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Conservationists Hope to Unite Last Two Remaining Mountain Chicken Frogs in the Wild on Montserrat Island

April 27, 2016



The Caribbean island of Montserrat has just two known wild mountain chicken frogs (Leptodactylus fallax) left and the Durrell Wildlife Conservation Trust is hoping that they can get the last known female together with the last known male chicken frog on the island to breed to help kickstart a population of the endangered amphibians. 

The task is massive. The trust is hoping to translocate the female into the male’s territory as part of a 20 year recover plan for the species. The chytrid fungus devastated the population of the frogs and these two are the only known specimens left on the island. They live 500 meters apart from each other and over the course of the next several weeks, conservationists will try to locate the male and then find the female, which lives further downstream. 

mountain chicken frog

Gerardo Garcia/mountainchicken.org

Conservationists are hoping to unite the last known male and female frog in the wild on Montserrat island in hopes they will breed.
 

If they are successful in locating the duo, artificial nests will be built in the male’s territory in hopes of enticing the female to stay. Conservationists will monitor the female’s movements in hopes that she won’t return to her old home. The hope is that the two will find each other, mate and nest, a feat that has not been observed in the wild.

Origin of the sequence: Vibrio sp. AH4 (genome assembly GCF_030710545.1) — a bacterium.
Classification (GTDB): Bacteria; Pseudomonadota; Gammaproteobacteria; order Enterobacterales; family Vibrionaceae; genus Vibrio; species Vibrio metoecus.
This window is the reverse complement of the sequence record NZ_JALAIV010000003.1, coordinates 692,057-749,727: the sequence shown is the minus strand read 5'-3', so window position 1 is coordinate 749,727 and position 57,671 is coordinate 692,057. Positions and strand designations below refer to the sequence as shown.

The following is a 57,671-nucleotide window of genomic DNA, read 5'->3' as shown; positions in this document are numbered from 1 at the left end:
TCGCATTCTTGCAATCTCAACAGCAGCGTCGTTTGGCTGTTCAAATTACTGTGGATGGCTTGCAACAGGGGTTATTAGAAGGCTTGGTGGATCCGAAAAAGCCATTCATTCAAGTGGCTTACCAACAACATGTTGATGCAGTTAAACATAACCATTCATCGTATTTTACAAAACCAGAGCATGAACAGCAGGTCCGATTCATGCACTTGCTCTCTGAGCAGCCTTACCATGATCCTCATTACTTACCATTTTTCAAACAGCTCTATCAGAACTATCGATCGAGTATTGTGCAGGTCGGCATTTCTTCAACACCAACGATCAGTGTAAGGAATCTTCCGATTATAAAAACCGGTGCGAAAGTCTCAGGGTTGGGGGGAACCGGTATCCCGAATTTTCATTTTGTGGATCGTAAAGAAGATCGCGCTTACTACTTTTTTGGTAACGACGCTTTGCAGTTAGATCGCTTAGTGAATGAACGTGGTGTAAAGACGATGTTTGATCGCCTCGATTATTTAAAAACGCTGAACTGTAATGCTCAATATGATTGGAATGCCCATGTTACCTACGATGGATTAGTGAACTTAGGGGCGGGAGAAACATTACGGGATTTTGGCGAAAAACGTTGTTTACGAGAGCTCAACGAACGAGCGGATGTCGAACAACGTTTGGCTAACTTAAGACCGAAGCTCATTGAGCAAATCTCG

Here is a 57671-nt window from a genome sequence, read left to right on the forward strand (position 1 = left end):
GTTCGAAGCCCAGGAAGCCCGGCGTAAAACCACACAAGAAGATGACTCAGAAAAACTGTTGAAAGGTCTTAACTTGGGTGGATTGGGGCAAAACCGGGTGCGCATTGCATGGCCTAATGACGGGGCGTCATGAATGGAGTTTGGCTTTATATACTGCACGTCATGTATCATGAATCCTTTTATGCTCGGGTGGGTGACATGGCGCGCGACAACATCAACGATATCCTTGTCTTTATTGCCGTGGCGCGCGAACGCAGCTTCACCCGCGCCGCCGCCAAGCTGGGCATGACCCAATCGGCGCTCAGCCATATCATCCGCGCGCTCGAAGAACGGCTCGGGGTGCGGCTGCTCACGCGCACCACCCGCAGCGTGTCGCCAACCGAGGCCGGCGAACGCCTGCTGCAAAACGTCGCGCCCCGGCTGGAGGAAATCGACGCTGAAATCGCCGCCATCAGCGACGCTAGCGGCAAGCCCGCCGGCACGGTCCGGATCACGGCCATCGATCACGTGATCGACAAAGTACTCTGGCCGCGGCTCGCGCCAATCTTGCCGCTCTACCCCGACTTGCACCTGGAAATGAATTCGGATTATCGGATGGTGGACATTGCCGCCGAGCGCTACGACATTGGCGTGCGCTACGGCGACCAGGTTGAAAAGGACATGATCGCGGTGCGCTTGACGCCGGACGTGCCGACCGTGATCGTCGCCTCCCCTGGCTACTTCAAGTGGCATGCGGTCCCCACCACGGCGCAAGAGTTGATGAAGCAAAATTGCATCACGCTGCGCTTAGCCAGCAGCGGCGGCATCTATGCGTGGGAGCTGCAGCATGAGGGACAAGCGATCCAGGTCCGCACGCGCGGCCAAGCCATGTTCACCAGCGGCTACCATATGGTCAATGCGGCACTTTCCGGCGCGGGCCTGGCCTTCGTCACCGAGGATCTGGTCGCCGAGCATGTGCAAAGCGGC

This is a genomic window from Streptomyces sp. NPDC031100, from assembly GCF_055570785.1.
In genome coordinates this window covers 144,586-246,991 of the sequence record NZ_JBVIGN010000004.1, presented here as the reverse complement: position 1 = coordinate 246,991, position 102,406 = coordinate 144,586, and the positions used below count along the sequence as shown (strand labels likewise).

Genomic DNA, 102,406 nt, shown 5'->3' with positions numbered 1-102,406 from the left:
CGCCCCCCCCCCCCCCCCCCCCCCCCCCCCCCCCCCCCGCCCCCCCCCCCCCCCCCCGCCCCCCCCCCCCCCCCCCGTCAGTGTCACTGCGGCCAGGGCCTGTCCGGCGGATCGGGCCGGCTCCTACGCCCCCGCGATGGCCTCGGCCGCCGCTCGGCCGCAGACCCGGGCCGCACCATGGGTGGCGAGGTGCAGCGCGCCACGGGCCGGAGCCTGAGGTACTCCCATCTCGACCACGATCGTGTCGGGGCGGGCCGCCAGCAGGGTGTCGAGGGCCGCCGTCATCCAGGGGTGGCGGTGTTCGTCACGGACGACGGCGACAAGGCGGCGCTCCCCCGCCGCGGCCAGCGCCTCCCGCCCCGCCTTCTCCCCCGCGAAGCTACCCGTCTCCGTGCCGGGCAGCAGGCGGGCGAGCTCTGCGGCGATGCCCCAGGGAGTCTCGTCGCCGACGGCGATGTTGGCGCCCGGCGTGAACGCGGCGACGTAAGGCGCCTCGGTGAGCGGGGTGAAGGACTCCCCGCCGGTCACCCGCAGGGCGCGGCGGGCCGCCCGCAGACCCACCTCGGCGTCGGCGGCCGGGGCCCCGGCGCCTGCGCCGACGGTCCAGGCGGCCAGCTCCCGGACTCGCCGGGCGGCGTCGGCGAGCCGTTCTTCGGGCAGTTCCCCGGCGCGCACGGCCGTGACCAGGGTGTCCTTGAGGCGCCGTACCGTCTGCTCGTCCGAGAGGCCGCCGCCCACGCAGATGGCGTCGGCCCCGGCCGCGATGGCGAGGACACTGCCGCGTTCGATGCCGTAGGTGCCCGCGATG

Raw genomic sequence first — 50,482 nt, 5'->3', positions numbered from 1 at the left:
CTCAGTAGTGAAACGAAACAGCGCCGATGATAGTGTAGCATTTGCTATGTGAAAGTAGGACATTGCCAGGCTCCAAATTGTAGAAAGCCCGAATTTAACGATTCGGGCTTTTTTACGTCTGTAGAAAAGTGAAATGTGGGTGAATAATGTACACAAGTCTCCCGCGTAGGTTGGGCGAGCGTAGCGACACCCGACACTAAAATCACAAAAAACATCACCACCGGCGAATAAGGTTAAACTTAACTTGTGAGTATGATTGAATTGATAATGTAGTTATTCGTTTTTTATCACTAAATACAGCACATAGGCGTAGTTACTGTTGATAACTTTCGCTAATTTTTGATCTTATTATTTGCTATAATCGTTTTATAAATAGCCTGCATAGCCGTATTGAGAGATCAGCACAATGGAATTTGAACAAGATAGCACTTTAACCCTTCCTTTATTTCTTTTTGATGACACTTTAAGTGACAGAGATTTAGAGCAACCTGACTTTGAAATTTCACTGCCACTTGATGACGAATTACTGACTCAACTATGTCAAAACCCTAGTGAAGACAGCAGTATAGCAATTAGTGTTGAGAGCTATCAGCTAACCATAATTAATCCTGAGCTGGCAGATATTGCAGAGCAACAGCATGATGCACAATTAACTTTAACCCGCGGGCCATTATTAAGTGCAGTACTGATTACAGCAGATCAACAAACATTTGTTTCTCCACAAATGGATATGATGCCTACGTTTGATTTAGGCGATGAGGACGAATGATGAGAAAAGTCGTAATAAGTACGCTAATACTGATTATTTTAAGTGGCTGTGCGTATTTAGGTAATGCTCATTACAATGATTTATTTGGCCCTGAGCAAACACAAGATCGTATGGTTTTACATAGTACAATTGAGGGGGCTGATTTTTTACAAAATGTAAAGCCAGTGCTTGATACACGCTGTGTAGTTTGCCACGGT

“The best chance for them breeding is in the wild in their native habitat - it’s just a matter of getting them together,” said Jeff Dawson, amphibian program manager for Durrell and project coordinator for the mountain chicken recovery program, which also involves ZSL, Chester zoo, Nordens Ark in Sweden and local governments.

The mountain chicken frog has been detrimentally affected by the chytrid fungus, years of overhunting, and volcanic eruptions on the island. There are captive breeding efforts occurring at four zoos. The next step would be to introduce semi-wild enclosures on the island to test the captive-bred frogs’ capabilities to fight the chytrid fungus in controlled environments.

The mountain chicken frog is named as such because they  apparently taste like chicken. One of the largest frogs in the world, the mountain chicken frog can weigh up to three pounds. Previously the frogs were found on Lesser Antilles islands of Antigua, Guadeloupe, Martinique, St. Lucia, and St. Kitts. The introduction of the Norway rat as well as the Cane toad were the initial reasons why the mountain chicken frog experienced declines in those areas. The chytrid fungus, however has caused mass decline of the species on Montserrat and Dominica. 

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